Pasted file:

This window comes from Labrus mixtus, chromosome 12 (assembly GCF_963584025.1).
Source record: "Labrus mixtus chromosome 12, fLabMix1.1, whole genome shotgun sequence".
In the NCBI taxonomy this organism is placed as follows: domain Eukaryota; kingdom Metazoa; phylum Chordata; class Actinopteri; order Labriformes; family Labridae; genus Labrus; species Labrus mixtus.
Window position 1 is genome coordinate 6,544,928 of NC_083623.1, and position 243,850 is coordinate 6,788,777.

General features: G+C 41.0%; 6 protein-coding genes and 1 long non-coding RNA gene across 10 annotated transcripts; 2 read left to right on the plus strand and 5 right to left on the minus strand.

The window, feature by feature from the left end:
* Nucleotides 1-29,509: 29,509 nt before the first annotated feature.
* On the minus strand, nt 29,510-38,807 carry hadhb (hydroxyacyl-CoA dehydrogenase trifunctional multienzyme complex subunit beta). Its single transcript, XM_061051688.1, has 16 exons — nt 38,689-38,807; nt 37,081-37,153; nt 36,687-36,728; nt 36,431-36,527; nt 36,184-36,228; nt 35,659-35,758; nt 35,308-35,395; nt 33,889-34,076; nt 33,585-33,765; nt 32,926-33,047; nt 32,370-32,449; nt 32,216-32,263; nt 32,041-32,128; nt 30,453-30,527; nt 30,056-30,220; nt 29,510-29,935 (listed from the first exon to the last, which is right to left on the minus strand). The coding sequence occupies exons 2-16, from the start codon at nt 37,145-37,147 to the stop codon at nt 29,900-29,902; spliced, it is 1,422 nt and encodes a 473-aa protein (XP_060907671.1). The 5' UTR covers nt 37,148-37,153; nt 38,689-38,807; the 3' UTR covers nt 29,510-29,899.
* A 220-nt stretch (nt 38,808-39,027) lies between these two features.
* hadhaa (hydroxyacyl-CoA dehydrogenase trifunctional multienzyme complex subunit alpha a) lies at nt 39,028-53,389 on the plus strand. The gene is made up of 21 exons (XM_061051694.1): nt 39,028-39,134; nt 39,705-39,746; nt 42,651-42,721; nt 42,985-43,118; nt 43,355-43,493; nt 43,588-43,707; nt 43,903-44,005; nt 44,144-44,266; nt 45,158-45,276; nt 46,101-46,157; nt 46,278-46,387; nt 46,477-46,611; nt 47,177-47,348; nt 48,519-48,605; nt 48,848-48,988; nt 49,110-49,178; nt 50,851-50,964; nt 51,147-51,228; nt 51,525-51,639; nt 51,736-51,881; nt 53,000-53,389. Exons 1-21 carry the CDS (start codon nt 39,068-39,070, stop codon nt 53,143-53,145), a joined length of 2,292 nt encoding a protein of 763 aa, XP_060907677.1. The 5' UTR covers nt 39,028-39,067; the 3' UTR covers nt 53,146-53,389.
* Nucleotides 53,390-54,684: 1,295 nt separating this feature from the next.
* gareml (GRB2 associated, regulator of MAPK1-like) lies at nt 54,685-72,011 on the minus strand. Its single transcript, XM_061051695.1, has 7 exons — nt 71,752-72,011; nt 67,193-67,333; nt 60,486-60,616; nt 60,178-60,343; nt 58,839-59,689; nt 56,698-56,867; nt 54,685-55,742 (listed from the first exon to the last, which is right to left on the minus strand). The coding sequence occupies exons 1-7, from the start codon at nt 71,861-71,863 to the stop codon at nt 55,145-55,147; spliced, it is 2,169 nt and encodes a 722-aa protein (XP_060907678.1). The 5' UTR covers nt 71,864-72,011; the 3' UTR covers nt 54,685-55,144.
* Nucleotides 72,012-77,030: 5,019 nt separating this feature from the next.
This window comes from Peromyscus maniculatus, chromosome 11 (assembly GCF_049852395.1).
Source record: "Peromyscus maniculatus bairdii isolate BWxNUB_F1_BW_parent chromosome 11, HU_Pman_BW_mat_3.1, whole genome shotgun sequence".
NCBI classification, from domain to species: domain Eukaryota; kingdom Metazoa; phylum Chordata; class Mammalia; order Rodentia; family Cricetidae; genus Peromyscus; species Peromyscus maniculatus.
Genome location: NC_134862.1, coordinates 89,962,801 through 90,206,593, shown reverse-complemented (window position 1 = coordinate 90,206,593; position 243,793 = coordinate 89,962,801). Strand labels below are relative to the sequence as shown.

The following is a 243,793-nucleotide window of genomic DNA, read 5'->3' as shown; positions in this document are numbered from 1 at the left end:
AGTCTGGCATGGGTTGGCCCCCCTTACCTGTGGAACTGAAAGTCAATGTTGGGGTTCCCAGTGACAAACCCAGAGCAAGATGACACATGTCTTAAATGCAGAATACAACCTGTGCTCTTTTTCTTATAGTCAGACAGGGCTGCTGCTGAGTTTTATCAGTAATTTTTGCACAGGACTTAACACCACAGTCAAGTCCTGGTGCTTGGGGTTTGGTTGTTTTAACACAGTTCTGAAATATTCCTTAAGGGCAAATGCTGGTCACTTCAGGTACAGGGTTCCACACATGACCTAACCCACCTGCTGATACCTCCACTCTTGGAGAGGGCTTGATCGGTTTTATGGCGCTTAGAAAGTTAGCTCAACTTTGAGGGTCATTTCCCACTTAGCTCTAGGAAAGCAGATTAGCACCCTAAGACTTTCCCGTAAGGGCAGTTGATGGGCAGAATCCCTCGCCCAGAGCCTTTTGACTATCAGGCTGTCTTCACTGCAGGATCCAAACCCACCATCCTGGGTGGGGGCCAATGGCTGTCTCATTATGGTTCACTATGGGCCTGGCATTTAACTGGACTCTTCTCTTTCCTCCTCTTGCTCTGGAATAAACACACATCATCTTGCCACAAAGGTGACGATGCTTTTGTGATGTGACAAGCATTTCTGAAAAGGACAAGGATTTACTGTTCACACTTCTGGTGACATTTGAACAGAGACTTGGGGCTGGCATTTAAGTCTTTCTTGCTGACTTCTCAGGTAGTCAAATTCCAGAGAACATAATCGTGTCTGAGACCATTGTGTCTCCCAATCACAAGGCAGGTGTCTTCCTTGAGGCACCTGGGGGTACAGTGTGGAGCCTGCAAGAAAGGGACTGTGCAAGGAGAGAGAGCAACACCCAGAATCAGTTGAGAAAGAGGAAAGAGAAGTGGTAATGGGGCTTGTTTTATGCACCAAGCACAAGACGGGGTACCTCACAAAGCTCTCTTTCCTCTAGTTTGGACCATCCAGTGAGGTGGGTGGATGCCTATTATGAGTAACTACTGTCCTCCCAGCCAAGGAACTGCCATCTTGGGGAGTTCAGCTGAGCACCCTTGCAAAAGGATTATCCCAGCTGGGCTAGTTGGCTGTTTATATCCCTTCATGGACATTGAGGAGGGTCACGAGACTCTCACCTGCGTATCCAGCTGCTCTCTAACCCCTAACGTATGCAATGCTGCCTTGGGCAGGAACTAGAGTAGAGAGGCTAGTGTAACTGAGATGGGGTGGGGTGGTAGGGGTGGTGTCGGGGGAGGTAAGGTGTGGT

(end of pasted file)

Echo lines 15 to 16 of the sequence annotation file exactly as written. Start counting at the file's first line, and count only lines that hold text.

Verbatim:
Source record: "Peromyscus maniculatus bairdii isolate BWxNUB_F1_BW_parent chromosome 11, HU_Pman_BW_mat_3.1, whole genome shotgun sequence".
NCBI classification, from domain to species: domain Eukaryota; kingdom Metazoa; phylum Chordata; class Mammalia; order Rodentia; family Cricetidae; genus Peromyscus; species Peromyscus maniculatus.